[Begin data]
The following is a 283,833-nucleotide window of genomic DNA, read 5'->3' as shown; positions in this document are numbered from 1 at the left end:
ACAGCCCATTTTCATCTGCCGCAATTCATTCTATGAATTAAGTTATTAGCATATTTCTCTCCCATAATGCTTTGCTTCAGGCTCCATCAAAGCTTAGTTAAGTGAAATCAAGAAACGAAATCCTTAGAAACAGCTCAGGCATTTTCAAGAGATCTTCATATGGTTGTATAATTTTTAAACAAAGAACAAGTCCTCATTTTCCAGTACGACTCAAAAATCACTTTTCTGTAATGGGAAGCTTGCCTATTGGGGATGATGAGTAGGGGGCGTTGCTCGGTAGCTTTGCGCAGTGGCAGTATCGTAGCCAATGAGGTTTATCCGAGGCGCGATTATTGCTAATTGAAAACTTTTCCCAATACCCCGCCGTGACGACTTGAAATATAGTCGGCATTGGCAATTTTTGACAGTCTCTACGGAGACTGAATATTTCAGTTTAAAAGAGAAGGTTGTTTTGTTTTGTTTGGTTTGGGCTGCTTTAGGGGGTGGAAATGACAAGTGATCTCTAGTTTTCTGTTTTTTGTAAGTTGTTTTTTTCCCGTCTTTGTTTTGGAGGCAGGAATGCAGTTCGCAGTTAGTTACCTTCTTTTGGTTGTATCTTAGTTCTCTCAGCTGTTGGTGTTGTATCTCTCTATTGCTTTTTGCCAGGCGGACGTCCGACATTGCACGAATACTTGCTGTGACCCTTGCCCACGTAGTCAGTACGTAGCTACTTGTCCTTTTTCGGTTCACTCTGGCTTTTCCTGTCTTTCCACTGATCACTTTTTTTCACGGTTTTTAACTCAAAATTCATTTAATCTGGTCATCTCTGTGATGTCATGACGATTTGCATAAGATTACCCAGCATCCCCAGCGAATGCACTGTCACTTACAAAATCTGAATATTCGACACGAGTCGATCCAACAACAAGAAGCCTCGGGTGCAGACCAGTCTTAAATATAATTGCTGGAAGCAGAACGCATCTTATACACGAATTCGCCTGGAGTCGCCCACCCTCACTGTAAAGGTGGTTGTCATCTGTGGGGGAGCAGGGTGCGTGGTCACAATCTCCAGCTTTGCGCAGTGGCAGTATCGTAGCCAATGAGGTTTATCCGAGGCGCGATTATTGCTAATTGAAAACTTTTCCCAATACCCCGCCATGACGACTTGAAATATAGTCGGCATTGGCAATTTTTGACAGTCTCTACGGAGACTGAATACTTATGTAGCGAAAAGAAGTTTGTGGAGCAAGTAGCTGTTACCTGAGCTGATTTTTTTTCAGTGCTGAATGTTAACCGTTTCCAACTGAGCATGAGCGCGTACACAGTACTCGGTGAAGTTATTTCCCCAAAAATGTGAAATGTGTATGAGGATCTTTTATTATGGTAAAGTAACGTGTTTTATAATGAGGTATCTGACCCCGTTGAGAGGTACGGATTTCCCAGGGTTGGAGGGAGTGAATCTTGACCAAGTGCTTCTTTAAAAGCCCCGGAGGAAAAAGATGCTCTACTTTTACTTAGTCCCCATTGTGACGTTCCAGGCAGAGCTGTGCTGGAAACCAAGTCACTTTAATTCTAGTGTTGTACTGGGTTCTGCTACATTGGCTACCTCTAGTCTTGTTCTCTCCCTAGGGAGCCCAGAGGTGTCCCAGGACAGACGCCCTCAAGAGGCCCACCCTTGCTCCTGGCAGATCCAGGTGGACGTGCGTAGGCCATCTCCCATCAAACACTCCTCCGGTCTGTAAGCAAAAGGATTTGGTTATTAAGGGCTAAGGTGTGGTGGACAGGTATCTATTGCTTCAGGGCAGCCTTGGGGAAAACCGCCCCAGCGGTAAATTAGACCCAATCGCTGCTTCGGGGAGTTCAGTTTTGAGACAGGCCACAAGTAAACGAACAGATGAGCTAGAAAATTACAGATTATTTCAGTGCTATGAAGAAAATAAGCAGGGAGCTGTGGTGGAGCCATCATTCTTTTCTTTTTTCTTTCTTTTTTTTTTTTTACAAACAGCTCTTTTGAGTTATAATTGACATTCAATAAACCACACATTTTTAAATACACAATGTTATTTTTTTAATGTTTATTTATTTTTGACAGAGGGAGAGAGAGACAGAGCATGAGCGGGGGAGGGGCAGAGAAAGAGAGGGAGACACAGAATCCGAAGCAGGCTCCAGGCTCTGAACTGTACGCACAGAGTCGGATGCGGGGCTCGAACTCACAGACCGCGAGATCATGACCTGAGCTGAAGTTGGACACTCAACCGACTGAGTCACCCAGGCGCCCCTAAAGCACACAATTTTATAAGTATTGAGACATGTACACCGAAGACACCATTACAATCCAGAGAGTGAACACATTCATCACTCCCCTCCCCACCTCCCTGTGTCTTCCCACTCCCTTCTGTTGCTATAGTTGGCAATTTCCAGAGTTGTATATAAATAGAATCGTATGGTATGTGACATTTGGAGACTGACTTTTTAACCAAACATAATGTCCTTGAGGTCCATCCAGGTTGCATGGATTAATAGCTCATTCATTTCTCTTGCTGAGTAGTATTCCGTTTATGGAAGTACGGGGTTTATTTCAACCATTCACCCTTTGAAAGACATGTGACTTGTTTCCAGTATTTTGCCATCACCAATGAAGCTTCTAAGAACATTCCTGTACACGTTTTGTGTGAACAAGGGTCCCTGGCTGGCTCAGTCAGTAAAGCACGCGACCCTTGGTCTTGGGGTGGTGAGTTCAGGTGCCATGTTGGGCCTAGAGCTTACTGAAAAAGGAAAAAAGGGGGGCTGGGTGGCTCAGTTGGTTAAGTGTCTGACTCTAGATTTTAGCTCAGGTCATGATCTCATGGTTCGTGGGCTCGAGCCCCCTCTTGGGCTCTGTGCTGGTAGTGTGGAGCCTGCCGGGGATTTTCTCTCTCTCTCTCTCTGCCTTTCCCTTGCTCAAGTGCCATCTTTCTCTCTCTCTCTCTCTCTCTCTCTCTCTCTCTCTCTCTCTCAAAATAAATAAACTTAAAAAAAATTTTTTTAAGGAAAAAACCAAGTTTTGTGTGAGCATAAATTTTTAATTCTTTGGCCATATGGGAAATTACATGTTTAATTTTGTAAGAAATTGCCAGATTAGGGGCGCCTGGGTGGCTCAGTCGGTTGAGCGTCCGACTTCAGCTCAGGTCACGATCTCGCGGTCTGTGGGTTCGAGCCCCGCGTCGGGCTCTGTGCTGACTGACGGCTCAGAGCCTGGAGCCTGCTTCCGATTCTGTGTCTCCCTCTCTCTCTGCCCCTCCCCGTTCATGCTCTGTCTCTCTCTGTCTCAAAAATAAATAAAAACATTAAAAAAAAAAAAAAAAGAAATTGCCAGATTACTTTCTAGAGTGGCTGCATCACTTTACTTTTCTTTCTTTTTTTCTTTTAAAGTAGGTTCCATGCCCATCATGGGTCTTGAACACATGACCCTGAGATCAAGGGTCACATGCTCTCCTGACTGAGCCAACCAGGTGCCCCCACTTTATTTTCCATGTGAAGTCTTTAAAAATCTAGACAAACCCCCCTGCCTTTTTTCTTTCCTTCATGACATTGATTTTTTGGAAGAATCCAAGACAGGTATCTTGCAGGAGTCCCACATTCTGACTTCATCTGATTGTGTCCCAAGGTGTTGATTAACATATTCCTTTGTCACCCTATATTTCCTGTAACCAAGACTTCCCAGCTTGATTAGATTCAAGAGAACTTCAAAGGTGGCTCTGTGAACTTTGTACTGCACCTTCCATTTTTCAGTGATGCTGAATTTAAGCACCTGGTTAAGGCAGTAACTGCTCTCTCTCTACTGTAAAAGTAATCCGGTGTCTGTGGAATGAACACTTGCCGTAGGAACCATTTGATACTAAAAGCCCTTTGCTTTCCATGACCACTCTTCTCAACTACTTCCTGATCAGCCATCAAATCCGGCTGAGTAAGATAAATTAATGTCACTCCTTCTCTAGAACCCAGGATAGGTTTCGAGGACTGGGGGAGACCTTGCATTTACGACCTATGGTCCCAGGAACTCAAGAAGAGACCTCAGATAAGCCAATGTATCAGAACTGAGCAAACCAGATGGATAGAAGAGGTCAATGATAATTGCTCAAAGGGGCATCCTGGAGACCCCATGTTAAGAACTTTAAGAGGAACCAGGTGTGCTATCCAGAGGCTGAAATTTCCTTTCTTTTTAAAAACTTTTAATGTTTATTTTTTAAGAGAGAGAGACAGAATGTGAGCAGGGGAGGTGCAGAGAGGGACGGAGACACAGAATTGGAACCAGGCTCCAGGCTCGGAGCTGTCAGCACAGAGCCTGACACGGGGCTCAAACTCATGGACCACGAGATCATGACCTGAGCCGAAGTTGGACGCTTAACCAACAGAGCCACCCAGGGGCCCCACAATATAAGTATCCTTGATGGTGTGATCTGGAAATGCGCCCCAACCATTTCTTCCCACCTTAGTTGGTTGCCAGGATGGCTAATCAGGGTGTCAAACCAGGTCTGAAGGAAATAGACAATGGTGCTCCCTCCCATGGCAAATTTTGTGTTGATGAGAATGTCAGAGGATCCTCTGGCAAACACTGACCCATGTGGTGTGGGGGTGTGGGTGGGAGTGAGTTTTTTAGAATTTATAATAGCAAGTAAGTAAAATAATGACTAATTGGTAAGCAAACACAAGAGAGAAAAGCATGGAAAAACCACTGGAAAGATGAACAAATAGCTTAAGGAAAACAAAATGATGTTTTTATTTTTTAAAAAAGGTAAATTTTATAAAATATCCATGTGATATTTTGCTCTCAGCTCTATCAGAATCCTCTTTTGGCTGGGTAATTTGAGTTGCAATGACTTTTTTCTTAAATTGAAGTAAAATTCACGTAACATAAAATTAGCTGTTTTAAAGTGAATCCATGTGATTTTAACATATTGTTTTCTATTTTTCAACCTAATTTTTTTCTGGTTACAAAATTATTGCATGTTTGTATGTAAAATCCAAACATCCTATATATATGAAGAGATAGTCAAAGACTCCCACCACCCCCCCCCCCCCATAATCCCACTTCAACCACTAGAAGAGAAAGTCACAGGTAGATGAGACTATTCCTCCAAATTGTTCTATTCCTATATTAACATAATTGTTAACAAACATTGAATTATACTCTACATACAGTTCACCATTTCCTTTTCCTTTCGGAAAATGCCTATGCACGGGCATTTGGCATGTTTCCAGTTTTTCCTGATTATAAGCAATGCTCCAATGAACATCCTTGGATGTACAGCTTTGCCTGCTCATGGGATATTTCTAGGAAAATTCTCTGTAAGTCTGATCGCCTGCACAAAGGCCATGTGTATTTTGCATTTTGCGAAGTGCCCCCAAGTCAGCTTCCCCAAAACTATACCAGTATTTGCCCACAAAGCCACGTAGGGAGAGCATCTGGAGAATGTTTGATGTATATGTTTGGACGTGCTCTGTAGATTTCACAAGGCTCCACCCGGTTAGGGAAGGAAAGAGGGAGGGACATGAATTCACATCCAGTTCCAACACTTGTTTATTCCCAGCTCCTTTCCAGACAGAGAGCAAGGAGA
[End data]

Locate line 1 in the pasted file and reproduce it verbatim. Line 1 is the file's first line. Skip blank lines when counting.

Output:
The following is a 283,833-nucleotide window of genomic DNA, read 5'->3' as shown; positions in this document are numbered from 1 at the left end: